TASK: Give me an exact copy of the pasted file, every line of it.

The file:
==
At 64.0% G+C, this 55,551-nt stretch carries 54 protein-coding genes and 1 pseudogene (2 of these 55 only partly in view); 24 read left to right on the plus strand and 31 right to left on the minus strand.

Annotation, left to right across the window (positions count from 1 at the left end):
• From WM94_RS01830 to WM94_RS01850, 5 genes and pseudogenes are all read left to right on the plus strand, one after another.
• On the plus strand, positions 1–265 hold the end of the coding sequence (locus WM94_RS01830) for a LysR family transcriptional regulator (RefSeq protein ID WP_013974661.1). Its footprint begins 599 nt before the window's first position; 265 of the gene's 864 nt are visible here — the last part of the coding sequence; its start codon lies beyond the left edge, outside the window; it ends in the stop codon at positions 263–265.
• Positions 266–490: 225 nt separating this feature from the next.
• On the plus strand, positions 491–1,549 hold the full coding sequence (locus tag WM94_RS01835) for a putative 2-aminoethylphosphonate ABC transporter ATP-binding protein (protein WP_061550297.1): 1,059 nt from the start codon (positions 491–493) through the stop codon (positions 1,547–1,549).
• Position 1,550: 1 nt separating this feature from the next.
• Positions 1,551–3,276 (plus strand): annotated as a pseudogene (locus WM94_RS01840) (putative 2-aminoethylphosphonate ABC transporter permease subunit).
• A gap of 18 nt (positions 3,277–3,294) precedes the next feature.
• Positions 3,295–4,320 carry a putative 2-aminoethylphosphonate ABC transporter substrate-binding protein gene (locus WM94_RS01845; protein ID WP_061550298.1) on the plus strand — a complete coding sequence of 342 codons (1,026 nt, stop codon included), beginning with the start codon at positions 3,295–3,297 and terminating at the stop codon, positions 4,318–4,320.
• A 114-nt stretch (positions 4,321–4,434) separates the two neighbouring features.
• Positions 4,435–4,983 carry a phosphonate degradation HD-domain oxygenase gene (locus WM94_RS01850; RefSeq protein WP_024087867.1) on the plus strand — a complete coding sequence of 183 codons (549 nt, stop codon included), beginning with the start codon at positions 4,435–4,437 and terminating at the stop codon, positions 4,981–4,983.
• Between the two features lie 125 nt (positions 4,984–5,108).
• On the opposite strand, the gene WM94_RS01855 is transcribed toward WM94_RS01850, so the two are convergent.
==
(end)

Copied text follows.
At 64.0% G+C, this 55,551-nt stretch carries 54 protein-coding genes and 1 pseudogene (2 of these 55 only partly in view); 24 read left to right on the plus strand and 31 right to left on the minus strand.

Annotation, left to right across the window (positions count from 1 at the left end):
• From WM94_RS01830 to WM94_RS01850, 5 genes and pseudogenes are all read left to right on the plus strand, one after another.
• On the plus strand, positions 1–265 hold the end of the coding sequence (locus WM94_RS01830) for a LysR family transcriptional regulator (RefSeq protein ID WP_013974661.1). Its footprint begins 599 nt before the window's first position; 265 of the gene's 864 nt are visible here — the last part of the coding sequence; its start codon lies beyond the left edge, outside the window; it ends in the stop codon at positions 263–265.
• Positions 266–490: 225 nt separating this feature from the next.
• On the plus strand, positions 491–1,549 hold the full coding sequence (locus tag WM94_RS01835) for a putative 2-aminoethylphosphonate ABC transporter ATP-binding protein (protein WP_061550297.1): 1,059 nt from the start codon (positions 491–493) through the stop codon (positions 1,547–1,549).
• Position 1,550: 1 nt separating this feature from the next.
• Positions 1,551–3,276 (plus strand): annotated as a pseudogene (locus WM94_RS01840) (putative 2-aminoethylphosphonate ABC transporter permease subunit).
• A gap of 18 nt (positions 3,277–3,294) precedes the next feature.
• Positions 3,295–4,320 carry a putative 2-aminoethylphosphonate ABC transporter substrate-binding protein gene (locus WM94_RS01845; protein ID WP_061550298.1) on the plus strand — a complete coding sequence of 342 codons (1,026 nt, stop codon included), beginning with the start codon at positions 3,295–3,297 and terminating at the stop codon, positions 4,318–4,320.
• A 114-nt stretch (positions 4,321–4,434) separates the two neighbouring features.
• Positions 4,435–4,983 carry a phosphonate degradation HD-domain oxygenase gene (locus WM94_RS01850; RefSeq protein WP_024087867.1) on the plus strand — a complete coding sequence of 183 codons (549 nt, stop codon included), beginning with the start codon at positions 4,435–4,437 and terminating at the stop codon, positions 4,981–4,983.
• Between the two features lie 125 nt (positions 4,984–5,108).
• On the opposite strand, the gene WM94_RS01855 is transcribed toward WM94_RS01850, so the two are convergent.